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Refugee Parliament gives a voice to people forced to flee


Refugee Parliament gives a voice to people forced to flee

Refugees living in Switzerland have organized a platform to advocate for their rights.
11 May 2022

Seated in Bern’s impressive medieval townhall – the seat of power for this region of Switzerland for over 600 years – Slahadin Romodan, a 34-year-old from Eritrea, has just voted for the first time in his life. 

“It was a good feeling,” he says smiling. 

He is among over 90 refugees from all over the world, now living in every corner of Switzerland, who have come together for the second Swiss Refugee Parliament. The event is an opportunity for them to discuss issues that are critical to them, and have their voices heard. 

"I want to take part in decisions on my future and the future of my kids."

Slahadin has been in Switzerland with his wife and two children since 2016. He is doing a nursing assistant apprenticeship at a local hospital and appreciates the life that he has built here, but for him, true integration comes with feeling like he has a voice in Swiss society. 

“As long as I am in Switzerland, I want to take part in decisions on my future and the future of my kids,” he says.  

He and other refugees affiliated with the National Coalition Building Institute (NCBI), a Swiss NGO, came together last year to launch the Refugee Parliament with the support of UNHCR, the UN Refugee Agency, and other organizations.  

Organized along similar lines as a regular parliament, the participants are divided into working groups and prepare proposals, which are then presented and voted on in a plenary. During the course of the day, working group representatives take the stand. Each makes an impassioned case for their proposal before the chair calls the participants to vote – a green card for “yes”, a red card for “no”.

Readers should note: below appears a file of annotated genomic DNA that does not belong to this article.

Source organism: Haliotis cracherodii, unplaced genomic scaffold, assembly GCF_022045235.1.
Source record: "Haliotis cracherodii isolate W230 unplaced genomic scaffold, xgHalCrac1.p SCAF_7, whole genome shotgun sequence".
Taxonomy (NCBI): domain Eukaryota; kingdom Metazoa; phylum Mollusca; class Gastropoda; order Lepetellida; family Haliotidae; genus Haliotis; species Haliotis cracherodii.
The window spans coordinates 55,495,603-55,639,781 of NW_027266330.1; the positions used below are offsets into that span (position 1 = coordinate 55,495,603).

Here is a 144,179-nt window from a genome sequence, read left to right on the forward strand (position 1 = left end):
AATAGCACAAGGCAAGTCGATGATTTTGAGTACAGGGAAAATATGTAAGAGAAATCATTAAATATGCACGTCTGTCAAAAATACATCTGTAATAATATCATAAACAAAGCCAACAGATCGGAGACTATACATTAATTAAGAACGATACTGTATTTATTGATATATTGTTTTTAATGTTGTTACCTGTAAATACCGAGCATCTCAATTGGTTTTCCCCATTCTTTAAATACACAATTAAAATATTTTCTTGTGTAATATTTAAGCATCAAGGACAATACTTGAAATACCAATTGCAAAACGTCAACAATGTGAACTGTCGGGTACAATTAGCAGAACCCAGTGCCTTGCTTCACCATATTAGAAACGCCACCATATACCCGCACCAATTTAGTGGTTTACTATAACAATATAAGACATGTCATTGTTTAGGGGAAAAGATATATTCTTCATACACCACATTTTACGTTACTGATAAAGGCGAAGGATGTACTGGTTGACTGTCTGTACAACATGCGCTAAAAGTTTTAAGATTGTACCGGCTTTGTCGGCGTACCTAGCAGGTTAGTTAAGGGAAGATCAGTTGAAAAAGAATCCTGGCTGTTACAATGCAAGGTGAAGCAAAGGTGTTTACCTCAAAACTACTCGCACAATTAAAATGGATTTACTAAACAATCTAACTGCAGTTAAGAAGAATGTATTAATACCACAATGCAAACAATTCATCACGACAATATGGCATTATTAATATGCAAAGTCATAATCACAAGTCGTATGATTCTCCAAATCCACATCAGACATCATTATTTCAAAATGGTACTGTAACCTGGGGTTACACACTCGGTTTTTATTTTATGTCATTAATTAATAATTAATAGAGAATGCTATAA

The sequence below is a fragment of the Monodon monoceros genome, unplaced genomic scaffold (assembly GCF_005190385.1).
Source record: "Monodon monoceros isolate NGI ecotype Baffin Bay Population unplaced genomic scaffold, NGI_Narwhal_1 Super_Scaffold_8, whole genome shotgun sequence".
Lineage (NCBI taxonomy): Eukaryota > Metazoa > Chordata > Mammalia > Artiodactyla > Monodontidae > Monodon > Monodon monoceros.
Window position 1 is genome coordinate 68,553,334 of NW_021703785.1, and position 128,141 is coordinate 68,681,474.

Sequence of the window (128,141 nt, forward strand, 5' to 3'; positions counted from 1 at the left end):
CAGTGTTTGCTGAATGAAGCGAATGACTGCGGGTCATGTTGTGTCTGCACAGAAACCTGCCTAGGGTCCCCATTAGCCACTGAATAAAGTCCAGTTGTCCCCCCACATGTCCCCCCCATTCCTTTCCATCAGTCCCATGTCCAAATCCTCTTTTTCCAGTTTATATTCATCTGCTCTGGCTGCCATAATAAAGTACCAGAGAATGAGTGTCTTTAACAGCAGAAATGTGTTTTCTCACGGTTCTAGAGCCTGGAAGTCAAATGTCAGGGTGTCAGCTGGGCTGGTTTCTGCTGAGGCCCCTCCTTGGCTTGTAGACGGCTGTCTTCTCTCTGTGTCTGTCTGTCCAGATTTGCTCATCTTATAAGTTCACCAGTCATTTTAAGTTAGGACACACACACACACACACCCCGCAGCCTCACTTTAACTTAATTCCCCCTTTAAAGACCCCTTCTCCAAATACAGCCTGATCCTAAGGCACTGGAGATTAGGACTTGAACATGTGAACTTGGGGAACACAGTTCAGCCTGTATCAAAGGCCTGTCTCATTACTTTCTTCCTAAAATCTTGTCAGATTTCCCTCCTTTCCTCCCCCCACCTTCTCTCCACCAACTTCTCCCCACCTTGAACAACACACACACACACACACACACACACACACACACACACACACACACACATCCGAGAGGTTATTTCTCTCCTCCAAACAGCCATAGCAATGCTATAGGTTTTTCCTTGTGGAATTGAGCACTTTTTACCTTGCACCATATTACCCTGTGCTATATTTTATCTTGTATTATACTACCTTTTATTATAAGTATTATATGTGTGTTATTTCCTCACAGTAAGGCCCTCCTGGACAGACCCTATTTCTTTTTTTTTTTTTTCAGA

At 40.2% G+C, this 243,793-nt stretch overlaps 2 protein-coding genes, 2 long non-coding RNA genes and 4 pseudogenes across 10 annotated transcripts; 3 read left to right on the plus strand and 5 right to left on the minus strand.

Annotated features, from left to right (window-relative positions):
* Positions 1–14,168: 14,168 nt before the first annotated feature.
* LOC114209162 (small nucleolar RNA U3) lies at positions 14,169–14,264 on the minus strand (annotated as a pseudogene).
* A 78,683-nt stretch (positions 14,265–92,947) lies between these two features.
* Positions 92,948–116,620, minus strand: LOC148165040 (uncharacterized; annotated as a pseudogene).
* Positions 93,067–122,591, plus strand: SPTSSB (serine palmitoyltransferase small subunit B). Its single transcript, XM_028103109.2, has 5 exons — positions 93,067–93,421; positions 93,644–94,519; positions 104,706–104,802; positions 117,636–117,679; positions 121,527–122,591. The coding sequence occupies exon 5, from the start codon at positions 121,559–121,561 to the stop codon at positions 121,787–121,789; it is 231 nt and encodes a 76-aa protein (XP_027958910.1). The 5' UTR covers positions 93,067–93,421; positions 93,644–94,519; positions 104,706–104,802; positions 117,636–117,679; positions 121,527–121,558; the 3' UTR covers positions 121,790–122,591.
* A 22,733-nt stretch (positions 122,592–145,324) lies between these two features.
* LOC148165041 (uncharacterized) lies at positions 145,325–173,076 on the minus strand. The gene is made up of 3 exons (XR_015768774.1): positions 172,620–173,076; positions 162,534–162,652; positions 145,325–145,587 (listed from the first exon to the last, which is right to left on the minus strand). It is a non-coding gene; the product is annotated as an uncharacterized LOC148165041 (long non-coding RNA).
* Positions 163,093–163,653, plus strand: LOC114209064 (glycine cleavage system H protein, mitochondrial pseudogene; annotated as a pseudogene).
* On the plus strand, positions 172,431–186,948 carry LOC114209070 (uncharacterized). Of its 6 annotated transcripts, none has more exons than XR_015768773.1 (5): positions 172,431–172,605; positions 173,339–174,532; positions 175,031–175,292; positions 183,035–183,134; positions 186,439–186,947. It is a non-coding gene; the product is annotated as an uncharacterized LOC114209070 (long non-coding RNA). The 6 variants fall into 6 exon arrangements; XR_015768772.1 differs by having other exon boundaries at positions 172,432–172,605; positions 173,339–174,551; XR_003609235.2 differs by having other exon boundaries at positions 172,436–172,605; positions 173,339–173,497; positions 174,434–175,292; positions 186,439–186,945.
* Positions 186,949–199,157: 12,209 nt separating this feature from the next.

A lively young woman dressed in a red dress and a bright pink hijab, moves around the hall answering questions, providing instructions and solving issues. She is 25-year-old Nahid Haidari from Afghanistan, a co-organizer of the Refugee Parliament and one of its founders. She has been living in Switzerland with her mother and five siblings since 2011 and sees her future here. “I am Swiss”, she says proudly, as she talks about the close-knit group of Swiss school friends who helped give her a sense of belonging.  

The university student does not shy away from talking about the difficulties she had to overcome as a Muslim woman and as a refugee. She is determined to help other refugees facing similar obstacles and believes the Refugee Parliament can improve their representation in Swiss politics.  

“Until now, people have always talked about us, and not with us. Our voices are missing, because political participation, including elections, is bound to legal requirements like naturalization,” she explains. “I hope that the Refugee Parliament will raise awareness and help make the opinions of refugees known.”   

After taking the stand on behalf of his working group, which is focused on building coalitions with other organizations, Slahadin talks about an issue close to his heart: the difficulty refugees experience accessing higher education. He studied psychology in Ethiopia and would like to pursue postgraduate studies but has struggled to secure financial support to attend a Swiss university. “Integration in Switzerland is not difficult. The difficult part is the limited opportunities that the educational system gives to refugees,” he says.  

Following a long day of intense deliberations, the participants are called on to choose their 10 main proposals. Those selected include aligning the rights of all refugees in Switzerland, insurance coverage for refugees with disabilities, access to mental health services during the asylum procedure, and equal access to language courses, trainings, tertiary studies and the job market.  

Last year, some of the refugees visited the Swiss Parliament to share their proposals. Both years, some Swiss parliamentarians also attended the event in Bern to engage with the participants directly.  

“They saw us for the first time and understood that behind all these stories are human beings and not just identity papers,” says Nahid. 

The Swiss media’s interest in the event means the proposals are also likely to reach the wider Swiss public.  

The organizers have even bigger plans for the future. They want to promote meaningful engagement with parliamentarians across political lines and set up Refugee Parliaments in every Swiss canton – an important step in a federal state where political decision-making is decentralised.   

The event was supported through UNHCR’s new grants for organizations led by displaced and stateless people.